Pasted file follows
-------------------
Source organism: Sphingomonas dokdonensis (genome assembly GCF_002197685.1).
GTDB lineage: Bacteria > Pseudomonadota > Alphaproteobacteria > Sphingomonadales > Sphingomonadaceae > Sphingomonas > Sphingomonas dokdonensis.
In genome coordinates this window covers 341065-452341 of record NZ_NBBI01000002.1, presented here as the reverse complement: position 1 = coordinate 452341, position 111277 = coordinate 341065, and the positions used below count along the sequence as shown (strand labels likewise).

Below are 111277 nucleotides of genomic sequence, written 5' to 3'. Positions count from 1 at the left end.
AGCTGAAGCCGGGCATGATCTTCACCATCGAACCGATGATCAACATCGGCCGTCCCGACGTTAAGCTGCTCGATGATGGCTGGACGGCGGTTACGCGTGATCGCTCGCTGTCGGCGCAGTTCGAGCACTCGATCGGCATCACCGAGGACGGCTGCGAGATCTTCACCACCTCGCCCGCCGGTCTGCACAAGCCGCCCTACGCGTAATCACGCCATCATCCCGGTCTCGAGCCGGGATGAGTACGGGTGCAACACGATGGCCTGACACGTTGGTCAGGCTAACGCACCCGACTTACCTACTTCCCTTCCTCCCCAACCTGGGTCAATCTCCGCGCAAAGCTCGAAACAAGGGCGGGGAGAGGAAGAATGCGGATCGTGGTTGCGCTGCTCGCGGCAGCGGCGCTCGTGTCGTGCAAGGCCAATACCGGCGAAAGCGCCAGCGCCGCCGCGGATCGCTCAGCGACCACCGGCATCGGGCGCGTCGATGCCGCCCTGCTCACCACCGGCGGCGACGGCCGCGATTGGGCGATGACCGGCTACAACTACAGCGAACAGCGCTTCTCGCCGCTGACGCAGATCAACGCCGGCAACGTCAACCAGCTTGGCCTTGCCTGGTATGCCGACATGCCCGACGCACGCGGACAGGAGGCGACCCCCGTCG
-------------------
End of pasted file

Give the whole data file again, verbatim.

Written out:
Source organism: Sphingomonas dokdonensis (genome assembly GCF_002197685.1).
GTDB lineage: Bacteria > Pseudomonadota > Alphaproteobacteria > Sphingomonadales > Sphingomonadaceae > Sphingomonas > Sphingomonas dokdonensis.
In genome coordinates this window covers 341065-452341 of record NZ_NBBI01000002.1, presented here as the reverse complement: position 1 = coordinate 452341, position 111277 = coordinate 341065, and the positions used below count along the sequence as shown (strand labels likewise).

Below are 111277 nucleotides of genomic sequence, written 5' to 3'. Positions count from 1 at the left end.
AGCTGAAGCCGGGCATGATCTTCACCATCGAACCGATGATCAACATCGGCCGTCCCGACGTTAAGCTGCTCGATGATGGCTGGACGGCGGTTACGCGTGATCGCTCGCTGTCGGCGCAGTTCGAGCACTCGATCGGCATCACCGAGGACGGCTGCGAGATCTTCACCACCTCGCCCGCCGGTCTGCACAAGCCGCCCTACGCGTAATCACGCCATCATCCCGGTCTCGAGCCGGGATGAGTACGGGTGCAACACGATGGCCTGACACGTTGGTCAGGCTAACGCACCCGACTTACCTACTTCCCTTCCTCCCCAACCTGGGTCAATCTCCGCGCAAAGCTCGAAACAAGGGCGGGGAGAGGAAGAATGCGGATCGTGGTTGCGCTGCTCGCGGCAGCGGCGCTCGTGTCGTGCAAGGCCAATACCGGCGAAAGCGCCAGCGCCGCCGCGGATCGCTCAGCGACCACCGGCATCGGGCGCGTCGATGCCGCCCTGCTCACCACCGGCGGCGACGGCCGCGATTGGGCGATGACCGGCTACAACTACAGCGAACAGCGCTTCTCGCCGCTGACGCAGATCAACGCCGGCAACGTCAACCAGCTTGGCCTTGCCTGGTATGCCGACATGCCCGACGCACGCGGACAGGAGGCGACCCCCGTCG